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GROW SMART, GROW SAFE

Home >> Grow Smart, Grow Safe >> Moss

   Moss >> Prevent problems before they appear

MossRainy Northwest winters are ideal for growing moss. Visit a shady stream or Japanese garden to see moss in action as a beautiful groundcover. Some people consider moss a weed and want to remove it. It can make paths slippery and unsafe and damage roofs and other structures.

There are options for safely preventing and managing moss. The best way to prevent moss is to provide more sunlight.

You can prevent moss without toxic chemicals using the research-based strategies described here. You can also find least-toxic pesticides and learn about the hazards of particular products using the Grow Smart, Grow Safe search tool.

Prevent problems before they appear

Give your lawn more sun and less water. Moss grows where it is damp and shady.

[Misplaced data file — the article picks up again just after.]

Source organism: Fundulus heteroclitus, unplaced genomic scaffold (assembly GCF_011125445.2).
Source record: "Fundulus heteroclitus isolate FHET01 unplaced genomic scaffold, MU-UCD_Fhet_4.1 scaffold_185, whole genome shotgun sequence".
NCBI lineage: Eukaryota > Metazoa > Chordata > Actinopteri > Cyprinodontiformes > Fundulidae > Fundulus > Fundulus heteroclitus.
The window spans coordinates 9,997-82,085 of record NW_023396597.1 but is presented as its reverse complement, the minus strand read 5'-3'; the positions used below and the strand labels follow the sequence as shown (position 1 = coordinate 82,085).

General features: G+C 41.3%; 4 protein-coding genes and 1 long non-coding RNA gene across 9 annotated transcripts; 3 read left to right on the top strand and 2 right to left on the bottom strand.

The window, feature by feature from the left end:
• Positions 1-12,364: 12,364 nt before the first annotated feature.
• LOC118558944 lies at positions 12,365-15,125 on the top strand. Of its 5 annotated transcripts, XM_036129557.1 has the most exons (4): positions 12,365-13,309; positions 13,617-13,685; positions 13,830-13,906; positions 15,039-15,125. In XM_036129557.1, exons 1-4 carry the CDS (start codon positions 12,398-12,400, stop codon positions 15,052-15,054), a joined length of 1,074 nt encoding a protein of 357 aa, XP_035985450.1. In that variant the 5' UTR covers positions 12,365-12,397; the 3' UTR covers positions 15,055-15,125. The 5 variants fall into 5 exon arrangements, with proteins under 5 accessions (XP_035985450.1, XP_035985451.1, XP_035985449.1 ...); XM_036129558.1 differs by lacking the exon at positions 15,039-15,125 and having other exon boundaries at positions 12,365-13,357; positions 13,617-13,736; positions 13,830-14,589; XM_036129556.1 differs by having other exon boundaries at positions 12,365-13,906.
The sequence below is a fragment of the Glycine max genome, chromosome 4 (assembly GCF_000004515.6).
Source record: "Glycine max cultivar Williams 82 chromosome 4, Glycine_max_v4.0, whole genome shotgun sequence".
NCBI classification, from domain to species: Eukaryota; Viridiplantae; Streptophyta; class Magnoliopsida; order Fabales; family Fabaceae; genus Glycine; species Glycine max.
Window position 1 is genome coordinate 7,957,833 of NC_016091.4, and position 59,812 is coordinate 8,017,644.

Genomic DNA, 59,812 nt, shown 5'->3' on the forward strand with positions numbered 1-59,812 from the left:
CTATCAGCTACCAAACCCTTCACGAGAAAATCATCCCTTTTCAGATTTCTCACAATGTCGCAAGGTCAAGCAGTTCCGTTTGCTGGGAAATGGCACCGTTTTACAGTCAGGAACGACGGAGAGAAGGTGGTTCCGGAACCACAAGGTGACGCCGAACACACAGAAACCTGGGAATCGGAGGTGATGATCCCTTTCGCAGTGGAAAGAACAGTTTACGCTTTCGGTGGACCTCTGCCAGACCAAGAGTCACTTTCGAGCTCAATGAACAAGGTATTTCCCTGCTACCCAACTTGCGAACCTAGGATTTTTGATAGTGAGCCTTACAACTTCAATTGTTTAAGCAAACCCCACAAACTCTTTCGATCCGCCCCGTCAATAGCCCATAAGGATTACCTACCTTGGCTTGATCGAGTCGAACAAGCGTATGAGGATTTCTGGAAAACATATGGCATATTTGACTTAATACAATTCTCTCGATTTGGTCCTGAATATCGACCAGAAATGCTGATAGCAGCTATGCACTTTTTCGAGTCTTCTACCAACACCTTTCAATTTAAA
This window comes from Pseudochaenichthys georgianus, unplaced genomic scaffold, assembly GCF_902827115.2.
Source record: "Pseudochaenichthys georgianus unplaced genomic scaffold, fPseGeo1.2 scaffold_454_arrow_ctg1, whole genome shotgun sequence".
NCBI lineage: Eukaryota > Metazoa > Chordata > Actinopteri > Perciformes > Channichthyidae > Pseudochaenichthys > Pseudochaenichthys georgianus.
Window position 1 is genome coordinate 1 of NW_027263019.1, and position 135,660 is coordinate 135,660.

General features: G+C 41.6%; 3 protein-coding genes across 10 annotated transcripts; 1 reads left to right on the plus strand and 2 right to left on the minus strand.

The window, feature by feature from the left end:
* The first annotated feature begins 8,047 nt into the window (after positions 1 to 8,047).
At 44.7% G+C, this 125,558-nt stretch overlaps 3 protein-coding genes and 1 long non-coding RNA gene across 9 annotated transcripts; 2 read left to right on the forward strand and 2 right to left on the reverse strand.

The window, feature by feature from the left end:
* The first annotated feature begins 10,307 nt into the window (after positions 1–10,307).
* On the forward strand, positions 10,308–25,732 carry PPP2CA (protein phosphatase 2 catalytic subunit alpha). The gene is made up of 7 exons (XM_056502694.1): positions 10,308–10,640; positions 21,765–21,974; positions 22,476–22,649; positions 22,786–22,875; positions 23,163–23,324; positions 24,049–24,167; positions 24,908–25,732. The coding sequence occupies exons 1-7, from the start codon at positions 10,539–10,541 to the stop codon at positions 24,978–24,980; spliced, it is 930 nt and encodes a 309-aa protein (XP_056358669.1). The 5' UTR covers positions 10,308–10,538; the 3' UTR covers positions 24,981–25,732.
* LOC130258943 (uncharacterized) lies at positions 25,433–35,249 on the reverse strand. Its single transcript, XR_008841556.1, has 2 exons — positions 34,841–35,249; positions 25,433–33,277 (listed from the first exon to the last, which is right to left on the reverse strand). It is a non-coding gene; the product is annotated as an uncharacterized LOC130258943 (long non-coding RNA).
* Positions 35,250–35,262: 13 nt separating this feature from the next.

• Grass grows best in sunny, drier conditions and more alkaline soil.
  • Add lime to make the soil less acidic and better for grass.
  • For healthier grass and less moss, prune tree branches to let in more sunlight.
  • Correct drainage problems, but be sure not to interfere with your septic drain field.

Replace a shaded lawn with a shade garden. The north side of a house isn’t a great place for lawn.

  • A garden bed of shade-loving native plants can be a beautiful easy-care substitute.

Prune back branches to reduce moss on roofs. Pruning will let in more light and slow the buildup.

  • Moss will grow more heavily on shaded areas of the roof.
  • Be careful not to damage the roof when trying to remove built up moss.

Clean paths and structures regularly. Sweep and wash roofs, paths and fences before moss appears.

  • Dirt and leaves on these surfaces provide a perfect environment for growing moss.

 

 

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